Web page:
Pyrene doesn't seem to be aromatic. However, sources claim that it is aromatic.
Lewis structure of pyrene


  1. Pyrene is cyclic. ✓
  2. Pyrene is flat (planar). ✓
  3. Pyrene has 16 π electrons.
  4. Every atom in the ring structure of pyrene is $\ce{sp^2}$ hybridized. ✓

The problem is that pyrene fails the $4n+2$ rule. $4n + 2 \neq 16$ where $n$ is an integer.

Something leads me to suspect that Hückel's rule is an oversimplification here. Or is pyrene indeed non-aromatic?

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    $\begingroup$ while pyrene is formally aromatic (i.e. has ring current), it reacts mostly like diene with isolated double bonds. $\endgroup$
    – permeakra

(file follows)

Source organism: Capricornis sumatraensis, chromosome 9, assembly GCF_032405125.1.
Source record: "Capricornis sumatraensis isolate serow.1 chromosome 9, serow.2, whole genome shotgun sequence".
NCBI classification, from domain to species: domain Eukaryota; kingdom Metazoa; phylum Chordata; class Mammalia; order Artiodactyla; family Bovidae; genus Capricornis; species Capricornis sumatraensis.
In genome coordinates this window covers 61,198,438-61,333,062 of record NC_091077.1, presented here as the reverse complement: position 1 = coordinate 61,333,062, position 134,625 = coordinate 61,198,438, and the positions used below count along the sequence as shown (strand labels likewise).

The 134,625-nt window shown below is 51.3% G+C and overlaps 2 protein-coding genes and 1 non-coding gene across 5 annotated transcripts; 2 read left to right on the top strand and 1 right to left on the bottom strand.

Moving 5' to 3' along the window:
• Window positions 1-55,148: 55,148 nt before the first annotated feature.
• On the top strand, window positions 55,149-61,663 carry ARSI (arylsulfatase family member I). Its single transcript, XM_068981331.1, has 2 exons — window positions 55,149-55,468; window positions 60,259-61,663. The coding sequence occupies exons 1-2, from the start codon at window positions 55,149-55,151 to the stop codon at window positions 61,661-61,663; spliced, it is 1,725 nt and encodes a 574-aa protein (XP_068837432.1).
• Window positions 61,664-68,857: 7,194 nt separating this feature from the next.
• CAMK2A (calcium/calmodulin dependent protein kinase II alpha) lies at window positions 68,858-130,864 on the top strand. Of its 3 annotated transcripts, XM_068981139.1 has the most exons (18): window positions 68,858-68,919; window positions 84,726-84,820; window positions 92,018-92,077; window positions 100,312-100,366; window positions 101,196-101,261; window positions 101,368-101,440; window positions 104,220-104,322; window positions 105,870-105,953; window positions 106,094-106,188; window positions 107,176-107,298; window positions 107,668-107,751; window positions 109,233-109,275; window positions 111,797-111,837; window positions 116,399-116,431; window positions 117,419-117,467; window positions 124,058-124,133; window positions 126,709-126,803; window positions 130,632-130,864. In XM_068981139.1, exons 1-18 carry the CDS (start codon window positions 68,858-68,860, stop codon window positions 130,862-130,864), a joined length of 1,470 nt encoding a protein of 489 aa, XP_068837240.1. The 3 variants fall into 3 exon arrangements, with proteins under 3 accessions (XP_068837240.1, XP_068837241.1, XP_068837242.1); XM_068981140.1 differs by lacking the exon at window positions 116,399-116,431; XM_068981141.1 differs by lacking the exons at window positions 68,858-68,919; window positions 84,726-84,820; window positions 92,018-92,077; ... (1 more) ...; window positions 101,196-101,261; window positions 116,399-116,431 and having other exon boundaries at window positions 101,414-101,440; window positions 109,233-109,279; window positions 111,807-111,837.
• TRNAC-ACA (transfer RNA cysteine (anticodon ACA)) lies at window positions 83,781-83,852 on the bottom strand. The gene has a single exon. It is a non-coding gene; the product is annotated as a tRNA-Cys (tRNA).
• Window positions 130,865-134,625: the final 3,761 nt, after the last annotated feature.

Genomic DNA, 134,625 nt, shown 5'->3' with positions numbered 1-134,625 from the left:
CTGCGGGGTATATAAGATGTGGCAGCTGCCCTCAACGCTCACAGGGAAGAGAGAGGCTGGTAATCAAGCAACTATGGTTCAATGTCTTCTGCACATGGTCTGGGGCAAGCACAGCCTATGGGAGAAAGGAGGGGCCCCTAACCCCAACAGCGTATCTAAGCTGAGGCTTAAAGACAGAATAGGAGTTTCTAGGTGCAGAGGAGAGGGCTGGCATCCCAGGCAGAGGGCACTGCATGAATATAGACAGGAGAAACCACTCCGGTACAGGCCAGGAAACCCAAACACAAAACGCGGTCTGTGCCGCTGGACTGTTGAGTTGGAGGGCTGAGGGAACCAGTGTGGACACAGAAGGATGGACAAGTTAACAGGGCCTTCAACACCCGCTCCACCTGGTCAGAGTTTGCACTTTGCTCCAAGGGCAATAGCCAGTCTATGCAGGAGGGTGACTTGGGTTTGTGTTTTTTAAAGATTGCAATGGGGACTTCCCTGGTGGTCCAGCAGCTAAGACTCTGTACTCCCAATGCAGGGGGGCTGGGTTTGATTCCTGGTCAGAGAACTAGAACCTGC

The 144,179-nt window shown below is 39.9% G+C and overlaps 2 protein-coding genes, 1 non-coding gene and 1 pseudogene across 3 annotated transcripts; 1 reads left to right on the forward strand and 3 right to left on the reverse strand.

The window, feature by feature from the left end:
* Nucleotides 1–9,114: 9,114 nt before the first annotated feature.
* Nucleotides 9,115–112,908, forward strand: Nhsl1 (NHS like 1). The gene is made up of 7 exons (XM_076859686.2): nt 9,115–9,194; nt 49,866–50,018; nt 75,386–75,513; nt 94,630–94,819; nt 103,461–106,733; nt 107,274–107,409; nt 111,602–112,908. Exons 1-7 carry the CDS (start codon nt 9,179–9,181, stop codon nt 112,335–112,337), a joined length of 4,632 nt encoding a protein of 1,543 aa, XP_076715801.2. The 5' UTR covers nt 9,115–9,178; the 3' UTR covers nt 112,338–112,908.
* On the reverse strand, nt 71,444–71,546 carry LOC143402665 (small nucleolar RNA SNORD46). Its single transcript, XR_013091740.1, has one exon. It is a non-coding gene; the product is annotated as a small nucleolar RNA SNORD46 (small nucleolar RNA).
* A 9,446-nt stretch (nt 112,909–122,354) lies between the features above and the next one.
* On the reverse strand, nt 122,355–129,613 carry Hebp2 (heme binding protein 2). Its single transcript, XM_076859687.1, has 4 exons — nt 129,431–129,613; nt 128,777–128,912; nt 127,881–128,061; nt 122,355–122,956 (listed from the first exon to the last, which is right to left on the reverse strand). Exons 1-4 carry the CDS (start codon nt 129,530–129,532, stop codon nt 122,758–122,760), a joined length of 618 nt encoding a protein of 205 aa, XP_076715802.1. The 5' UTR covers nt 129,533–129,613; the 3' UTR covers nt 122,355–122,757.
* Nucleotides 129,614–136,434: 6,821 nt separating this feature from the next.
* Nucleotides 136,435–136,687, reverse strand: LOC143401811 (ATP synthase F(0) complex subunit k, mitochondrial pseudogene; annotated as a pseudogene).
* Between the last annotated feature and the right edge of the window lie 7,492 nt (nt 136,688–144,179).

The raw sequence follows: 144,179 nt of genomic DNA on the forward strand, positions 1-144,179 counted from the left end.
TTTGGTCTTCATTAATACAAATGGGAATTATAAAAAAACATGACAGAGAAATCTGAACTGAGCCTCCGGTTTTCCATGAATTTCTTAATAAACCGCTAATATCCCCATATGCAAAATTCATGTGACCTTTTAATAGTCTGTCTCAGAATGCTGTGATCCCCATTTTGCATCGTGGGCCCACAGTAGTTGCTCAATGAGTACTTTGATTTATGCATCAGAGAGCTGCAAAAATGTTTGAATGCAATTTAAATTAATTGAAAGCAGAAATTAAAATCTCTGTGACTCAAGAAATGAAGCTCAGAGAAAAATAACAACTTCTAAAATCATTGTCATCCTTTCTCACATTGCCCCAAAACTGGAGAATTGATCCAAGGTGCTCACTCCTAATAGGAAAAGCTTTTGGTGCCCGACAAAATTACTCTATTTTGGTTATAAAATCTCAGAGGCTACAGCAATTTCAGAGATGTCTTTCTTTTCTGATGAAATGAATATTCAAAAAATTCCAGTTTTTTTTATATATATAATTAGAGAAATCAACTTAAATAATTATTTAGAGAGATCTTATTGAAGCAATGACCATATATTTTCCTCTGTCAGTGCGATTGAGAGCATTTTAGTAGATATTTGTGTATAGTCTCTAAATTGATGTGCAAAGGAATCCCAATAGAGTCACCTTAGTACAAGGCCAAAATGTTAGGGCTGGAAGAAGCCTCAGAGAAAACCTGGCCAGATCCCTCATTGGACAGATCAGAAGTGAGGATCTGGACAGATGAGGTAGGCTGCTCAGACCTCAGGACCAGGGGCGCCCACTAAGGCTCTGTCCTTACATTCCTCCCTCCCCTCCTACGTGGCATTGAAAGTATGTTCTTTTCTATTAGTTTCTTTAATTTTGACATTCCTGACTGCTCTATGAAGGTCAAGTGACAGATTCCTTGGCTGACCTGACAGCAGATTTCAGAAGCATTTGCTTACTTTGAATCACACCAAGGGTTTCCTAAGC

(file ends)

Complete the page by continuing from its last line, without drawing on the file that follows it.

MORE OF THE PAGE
Commented Sep 22, 2014 at 7:01
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    $\begingroup$ I guess the better defining characteristic of an aromatic compound is its response to the magnetic field which is used in NMR spectroscopy. If a compound produces an aromatic ring current as a result of induction due to the applied magnetic field, then it can be categorised as aromatic. $\endgroup$ Commented Jan 18, 2019 at 9:22

4 Answers 4


Pyrene is aromatic. The Hückel $4n+2$ rule works best with monocyclic ring systems. If you look at the following resonance structure for pyrene with a central double bond, the monocyclic periphery has 14 π electrons (ignoring the greyed-out central double bond), but that is a rationalization.

Periphery of pyrene

Nonetheless, pyrene undergoes reactions characteristic of aromatic systems and has ring currents expected from aromatic systems.

  • $\begingroup$ Is that implying that the conjugated pi system does not involve the central double bond? @ron $\endgroup$
    – Dissenter
    Commented Sep 22, 2014 at 0:41